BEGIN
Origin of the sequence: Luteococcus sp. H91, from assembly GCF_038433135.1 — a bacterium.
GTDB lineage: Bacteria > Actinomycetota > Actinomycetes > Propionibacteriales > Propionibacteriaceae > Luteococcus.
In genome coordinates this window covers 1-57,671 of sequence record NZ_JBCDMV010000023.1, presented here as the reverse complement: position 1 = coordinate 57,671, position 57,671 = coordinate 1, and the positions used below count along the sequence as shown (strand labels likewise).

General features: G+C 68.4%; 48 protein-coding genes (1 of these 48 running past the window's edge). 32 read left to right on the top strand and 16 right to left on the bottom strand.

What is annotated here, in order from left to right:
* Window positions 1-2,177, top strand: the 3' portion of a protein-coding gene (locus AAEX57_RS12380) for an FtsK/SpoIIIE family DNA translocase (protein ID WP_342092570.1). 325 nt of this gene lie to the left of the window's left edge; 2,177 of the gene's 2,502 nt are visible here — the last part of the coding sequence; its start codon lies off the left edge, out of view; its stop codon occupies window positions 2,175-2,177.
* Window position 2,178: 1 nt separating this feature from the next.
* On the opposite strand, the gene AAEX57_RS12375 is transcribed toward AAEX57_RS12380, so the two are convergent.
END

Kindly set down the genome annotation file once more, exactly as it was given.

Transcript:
Origin of the sequence: Luteococcus sp. H91, from assembly GCF_038433135.1 — a bacterium.
GTDB lineage: Bacteria > Actinomycetota > Actinomycetes > Propionibacteriales > Propionibacteriaceae > Luteococcus.
In genome coordinates this window covers 1-57,671 of sequence record NZ_JBCDMV010000023.1, presented here as the reverse complement: position 1 = coordinate 57,671, position 57,671 = coordinate 1, and the positions used below count along the sequence as shown (strand labels likewise).

General features: G+C 68.4%; 48 protein-coding genes (1 of these 48 running past the window's edge). 32 read left to right on the top strand and 16 right to left on the bottom strand.

What is annotated here, in order from left to right:
* Window positions 1-2,177, top strand: the 3' portion of a protein-coding gene (locus AAEX57_RS12380) for an FtsK/SpoIIIE family DNA translocase (protein ID WP_342092570.1). 325 nt of this gene lie to the left of the window's left edge; 2,177 of the gene's 2,502 nt are visible here — the last part of the coding sequence; its start codon lies off the left edge, out of view; its stop codon occupies window positions 2,175-2,177.
* Window position 2,178: 1 nt separating this feature from the next.
* On the opposite strand, the gene AAEX57_RS12375 is transcribed toward AAEX57_RS12380, so the two are convergent.